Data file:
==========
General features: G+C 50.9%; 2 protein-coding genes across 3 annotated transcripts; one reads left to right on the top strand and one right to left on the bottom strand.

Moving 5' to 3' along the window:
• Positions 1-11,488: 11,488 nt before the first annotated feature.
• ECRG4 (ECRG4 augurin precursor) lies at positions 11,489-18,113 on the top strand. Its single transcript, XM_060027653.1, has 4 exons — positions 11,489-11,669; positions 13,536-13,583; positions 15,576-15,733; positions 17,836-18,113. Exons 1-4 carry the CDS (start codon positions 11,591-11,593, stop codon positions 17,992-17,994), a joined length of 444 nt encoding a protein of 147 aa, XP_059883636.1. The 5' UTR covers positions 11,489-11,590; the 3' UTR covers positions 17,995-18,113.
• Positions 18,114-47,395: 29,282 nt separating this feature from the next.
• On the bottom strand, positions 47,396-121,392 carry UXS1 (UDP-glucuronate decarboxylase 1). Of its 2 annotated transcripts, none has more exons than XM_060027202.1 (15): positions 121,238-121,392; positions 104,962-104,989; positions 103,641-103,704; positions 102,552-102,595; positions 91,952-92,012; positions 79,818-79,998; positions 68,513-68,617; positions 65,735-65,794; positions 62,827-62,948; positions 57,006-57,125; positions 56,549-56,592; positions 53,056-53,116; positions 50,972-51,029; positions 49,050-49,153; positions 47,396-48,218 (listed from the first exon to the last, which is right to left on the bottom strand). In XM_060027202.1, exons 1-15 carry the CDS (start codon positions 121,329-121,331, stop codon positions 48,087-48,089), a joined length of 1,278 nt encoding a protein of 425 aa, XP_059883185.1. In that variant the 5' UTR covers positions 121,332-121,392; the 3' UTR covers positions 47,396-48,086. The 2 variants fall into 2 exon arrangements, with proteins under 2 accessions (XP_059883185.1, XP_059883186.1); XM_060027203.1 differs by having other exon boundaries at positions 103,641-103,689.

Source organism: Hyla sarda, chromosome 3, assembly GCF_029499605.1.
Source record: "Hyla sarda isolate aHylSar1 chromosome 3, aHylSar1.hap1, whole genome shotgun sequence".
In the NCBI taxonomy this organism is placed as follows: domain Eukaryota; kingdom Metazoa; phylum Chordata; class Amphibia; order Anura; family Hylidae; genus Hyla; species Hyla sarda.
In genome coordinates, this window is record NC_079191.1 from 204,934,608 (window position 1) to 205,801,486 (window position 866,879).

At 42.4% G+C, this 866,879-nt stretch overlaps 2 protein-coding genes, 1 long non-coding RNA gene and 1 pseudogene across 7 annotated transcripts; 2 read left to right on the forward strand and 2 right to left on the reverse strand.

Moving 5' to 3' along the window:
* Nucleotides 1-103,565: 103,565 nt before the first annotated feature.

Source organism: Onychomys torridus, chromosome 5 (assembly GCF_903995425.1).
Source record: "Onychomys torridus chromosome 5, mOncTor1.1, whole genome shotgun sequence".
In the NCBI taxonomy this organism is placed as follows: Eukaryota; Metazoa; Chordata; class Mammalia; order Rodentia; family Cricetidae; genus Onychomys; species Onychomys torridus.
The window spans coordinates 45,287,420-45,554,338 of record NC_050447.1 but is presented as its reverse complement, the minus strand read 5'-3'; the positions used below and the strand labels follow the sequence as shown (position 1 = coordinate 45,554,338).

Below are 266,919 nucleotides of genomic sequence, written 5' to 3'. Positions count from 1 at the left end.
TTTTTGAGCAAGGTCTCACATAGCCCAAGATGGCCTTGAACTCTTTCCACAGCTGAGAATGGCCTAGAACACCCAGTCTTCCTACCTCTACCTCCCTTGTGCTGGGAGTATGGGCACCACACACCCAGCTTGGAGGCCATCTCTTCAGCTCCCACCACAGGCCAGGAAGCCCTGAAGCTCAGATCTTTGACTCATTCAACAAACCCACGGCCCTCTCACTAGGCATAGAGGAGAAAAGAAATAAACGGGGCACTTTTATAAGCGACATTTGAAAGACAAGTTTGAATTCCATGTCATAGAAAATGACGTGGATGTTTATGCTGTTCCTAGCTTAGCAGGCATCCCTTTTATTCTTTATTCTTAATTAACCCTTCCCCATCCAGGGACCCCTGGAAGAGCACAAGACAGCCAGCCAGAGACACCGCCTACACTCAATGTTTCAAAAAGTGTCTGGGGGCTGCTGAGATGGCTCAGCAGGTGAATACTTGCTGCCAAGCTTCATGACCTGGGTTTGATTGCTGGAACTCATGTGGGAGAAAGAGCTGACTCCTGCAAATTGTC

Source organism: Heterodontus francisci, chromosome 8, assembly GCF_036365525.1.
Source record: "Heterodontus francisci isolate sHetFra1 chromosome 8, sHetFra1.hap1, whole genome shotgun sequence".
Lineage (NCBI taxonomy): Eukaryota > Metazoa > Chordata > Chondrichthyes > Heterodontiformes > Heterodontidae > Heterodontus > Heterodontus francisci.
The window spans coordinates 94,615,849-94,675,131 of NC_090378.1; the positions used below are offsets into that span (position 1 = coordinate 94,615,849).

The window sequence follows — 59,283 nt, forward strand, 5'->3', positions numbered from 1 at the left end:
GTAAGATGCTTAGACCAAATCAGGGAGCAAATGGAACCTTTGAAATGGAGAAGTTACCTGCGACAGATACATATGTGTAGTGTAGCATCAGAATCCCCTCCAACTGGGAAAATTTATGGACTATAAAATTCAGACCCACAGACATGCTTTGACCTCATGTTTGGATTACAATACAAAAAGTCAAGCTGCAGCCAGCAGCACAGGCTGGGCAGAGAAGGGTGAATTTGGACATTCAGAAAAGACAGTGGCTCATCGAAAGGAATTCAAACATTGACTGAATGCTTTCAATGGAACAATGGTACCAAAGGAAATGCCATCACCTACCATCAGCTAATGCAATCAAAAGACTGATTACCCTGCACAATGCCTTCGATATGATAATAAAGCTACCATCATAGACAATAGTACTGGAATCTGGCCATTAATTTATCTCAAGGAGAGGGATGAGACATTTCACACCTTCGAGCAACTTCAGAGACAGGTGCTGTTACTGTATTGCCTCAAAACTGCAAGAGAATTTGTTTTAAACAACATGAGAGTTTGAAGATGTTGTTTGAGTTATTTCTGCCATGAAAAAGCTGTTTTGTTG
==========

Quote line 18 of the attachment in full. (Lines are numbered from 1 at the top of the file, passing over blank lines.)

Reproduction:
Below are 266,919 nucleotides of genomic sequence, written 5' to 3'. Positions count from 1 at the left end.